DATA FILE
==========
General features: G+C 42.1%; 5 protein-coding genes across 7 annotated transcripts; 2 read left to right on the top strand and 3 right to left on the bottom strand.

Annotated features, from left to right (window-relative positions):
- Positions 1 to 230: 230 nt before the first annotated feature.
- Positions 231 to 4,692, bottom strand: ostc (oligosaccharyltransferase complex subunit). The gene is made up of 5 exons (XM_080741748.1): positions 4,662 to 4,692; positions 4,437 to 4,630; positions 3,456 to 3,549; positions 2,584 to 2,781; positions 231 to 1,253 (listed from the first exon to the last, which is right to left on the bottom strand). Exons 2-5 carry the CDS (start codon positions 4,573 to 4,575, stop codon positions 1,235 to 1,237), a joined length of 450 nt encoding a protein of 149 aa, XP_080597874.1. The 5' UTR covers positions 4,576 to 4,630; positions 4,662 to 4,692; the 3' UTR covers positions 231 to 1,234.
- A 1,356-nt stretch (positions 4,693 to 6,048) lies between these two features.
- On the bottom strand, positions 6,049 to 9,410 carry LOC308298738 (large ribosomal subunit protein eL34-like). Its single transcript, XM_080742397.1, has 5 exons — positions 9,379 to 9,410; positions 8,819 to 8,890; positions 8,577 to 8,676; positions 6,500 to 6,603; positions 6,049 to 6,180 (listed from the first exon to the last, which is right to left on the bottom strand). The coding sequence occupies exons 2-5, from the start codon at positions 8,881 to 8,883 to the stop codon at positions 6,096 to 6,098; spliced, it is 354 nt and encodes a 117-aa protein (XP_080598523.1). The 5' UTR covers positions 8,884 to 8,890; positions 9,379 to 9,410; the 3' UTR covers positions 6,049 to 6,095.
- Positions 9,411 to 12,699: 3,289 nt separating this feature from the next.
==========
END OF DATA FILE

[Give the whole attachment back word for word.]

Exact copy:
General features: G+C 42.1%; 5 protein-coding genes across 7 annotated transcripts; 2 read left to right on the top strand and 3 right to left on the bottom strand.

Annotated features, from left to right (window-relative positions):
- Positions 1 to 230: 230 nt before the first annotated feature.
- Positions 231 to 4,692, bottom strand: ostc (oligosaccharyltransferase complex subunit). The gene is made up of 5 exons (XM_080741748.1): positions 4,662 to 4,692; positions 4,437 to 4,630; positions 3,456 to 3,549; positions 2,584 to 2,781; positions 231 to 1,253 (listed from the first exon to the last, which is right to left on the bottom strand). Exons 2-5 carry the CDS (start codon positions 4,573 to 4,575, stop codon positions 1,235 to 1,237), a joined length of 450 nt encoding a protein of 149 aa, XP_080597874.1. The 5' UTR covers positions 4,576 to 4,630; positions 4,662 to 4,692; the 3' UTR covers positions 231 to 1,234.
- A 1,356-nt stretch (positions 4,693 to 6,048) lies between these two features.
- On the bottom strand, positions 6,049 to 9,410 carry LOC308298738 (large ribosomal subunit protein eL34-like). Its single transcript, XM_080742397.1, has 5 exons — positions 9,379 to 9,410; positions 8,819 to 8,890; positions 8,577 to 8,676; positions 6,500 to 6,603; positions 6,049 to 6,180 (listed from the first exon to the last, which is right to left on the bottom strand). The coding sequence occupies exons 2-5, from the start codon at positions 8,881 to 8,883 to the stop codon at positions 6,096 to 6,098; spliced, it is 354 nt and encodes a 117-aa protein (XP_080598523.1). The 5' UTR covers positions 8,884 to 8,890; positions 9,379 to 9,410; the 3' UTR covers positions 6,049 to 6,095.
- Positions 9,411 to 12,699: 3,289 nt separating this feature from the next.